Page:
Hackers Use TrickGate Software to Deploy Emotet, REvil, Other Malware

A malicious live software service named TrickGate has been used by threat actors to bypass endpoint detection and response (EDR) protection software for over six years.

The findings come from Check Point Research (CPR), who shared them with Infosecurity earlier today. Described in a new advisory, the research also suggests that several threat actors from groups such as Emotet, REvil, Maze and more exploited the service to deploy malware.

More specifically, CPR estimated that, throughout the last two years, threat actors conducted between 40 and 650 attacks per week using TrickGate. Victims were located mainly in the manufacturing sector but also in education, healthcare, finance and business enterprises.

“The attacks are distributed all over the world, with an increased concentration in Taiwan and Turkey," CPR wrote. "The most popular malware family used in the last two months is Formbook, marking 42% of the total tracked distribution.”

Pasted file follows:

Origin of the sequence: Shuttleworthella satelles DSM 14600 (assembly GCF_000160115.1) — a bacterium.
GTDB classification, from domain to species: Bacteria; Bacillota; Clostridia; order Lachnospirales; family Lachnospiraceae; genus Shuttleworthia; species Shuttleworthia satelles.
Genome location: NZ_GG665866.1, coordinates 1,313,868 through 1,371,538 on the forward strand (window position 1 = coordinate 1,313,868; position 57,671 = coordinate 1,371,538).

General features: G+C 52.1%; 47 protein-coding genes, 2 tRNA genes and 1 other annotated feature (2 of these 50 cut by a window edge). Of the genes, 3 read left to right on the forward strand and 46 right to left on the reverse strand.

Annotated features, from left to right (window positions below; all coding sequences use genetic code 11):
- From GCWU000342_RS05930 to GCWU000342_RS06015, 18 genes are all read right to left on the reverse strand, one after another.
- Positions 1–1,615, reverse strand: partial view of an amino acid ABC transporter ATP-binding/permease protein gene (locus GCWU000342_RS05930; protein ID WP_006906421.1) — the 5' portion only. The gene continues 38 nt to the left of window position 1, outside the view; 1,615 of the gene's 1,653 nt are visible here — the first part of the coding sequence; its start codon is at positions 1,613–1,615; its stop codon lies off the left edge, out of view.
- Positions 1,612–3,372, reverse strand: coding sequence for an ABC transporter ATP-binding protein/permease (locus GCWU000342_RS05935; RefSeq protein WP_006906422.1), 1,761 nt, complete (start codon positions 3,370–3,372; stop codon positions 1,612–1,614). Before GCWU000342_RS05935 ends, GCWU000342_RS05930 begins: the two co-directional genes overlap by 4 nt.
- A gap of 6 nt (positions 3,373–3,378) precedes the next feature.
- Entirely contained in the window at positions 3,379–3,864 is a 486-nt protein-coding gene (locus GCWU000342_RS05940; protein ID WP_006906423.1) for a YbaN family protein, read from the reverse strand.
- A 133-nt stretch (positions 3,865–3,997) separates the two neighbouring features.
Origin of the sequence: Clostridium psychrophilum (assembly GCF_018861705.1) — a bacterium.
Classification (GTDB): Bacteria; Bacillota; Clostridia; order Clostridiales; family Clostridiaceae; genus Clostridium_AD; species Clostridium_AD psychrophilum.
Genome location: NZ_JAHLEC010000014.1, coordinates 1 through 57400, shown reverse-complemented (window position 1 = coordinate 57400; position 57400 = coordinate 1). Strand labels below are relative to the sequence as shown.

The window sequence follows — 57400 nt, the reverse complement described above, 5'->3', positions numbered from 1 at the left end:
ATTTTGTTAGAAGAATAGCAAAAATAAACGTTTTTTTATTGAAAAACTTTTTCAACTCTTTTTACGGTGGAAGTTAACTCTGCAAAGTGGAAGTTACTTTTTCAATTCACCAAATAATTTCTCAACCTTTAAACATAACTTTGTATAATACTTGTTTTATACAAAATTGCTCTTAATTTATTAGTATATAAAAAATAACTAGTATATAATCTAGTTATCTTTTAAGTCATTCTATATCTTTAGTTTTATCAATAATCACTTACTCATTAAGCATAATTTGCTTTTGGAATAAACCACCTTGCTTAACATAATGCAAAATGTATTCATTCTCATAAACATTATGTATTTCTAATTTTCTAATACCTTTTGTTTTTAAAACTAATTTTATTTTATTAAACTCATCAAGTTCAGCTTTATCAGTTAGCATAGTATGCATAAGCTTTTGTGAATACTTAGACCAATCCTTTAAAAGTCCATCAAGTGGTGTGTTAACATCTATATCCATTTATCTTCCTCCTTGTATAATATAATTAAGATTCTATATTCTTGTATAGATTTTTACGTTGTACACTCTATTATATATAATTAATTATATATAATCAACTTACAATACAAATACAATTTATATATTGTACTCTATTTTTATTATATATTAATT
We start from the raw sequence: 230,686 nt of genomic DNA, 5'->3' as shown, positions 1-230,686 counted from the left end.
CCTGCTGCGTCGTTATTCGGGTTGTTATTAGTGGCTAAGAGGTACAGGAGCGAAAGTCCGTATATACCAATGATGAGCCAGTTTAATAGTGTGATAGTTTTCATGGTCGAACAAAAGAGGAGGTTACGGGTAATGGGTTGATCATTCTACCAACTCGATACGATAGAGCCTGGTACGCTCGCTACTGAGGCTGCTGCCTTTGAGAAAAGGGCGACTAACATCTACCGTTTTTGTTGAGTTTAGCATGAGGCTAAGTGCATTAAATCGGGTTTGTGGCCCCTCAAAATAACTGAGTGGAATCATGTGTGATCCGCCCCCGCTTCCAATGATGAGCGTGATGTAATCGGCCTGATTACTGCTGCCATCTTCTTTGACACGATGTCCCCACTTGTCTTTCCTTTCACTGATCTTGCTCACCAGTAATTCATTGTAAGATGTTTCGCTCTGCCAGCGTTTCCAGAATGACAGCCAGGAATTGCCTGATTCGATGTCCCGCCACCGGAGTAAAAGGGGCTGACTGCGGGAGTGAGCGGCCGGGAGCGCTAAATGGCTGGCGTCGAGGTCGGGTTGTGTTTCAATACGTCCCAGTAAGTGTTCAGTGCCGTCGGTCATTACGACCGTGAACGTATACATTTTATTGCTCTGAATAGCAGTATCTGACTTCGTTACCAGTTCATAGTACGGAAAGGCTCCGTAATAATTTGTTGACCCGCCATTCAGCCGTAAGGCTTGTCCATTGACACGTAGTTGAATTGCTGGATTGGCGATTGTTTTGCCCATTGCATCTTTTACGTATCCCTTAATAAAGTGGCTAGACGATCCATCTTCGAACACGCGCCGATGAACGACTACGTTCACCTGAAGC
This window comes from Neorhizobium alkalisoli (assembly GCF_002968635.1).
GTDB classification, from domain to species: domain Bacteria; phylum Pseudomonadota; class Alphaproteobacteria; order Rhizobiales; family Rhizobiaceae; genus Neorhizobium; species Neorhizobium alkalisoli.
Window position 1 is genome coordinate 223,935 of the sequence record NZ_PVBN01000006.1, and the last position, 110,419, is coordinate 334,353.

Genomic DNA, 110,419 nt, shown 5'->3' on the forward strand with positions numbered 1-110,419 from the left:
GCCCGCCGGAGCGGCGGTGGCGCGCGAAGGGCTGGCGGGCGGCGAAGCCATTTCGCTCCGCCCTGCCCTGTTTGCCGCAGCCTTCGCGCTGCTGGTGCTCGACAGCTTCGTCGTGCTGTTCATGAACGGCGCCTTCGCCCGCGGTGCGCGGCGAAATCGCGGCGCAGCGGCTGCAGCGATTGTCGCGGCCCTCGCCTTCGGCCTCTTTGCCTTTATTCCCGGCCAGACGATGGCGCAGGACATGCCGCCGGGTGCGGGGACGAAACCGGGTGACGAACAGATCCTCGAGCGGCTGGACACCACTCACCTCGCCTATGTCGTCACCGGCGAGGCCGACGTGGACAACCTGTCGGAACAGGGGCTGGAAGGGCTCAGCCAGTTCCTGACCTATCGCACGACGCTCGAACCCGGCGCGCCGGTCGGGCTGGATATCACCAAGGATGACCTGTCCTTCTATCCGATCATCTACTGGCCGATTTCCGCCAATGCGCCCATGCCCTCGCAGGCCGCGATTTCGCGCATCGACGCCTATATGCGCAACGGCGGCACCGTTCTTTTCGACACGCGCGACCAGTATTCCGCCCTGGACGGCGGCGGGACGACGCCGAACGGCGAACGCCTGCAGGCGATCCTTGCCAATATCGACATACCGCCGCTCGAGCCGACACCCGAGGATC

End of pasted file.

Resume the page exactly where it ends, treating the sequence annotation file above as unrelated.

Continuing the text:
According to CPR, TrickGate managed to stay under the radar for years due to its transformative property of undergoing periodic changes.

“While the packer's wrapper changed over time, the main building blocks within TrickGate shellcode are still in use today,” reads the advisory.

From a technical standpoint, CPR security researcher Arie Olshtein wrote that the malicious program is encrypted and then packed with a special routine, which is in turn designed to bypass the protected system to prevent systems from detecting the payload statically and on run-time.

Further, CPR malware research and protection group manager Ziv Huyan told Infosecurity that the team managed to connect the dots from previous research and point to a single operation that seemed to be offered as a service.

“The fact that many of the biggest threat actors in recent years have been choosing TrickGate as a tool to overcome defensive systems, is remarkable,” Huyan explained.

“We monitored the appearance of TrickGate, written by utilizing different types of code language and using different file types. But the core flow remained relatively stable. The same techniques used six years ago are still in use today.”

Another piece of malware designed to evade detection is SparkRAT, which was recently deployed by the DragonSpark group to target East Asian organizations.

What’s Hot on Infosecurity Magazine?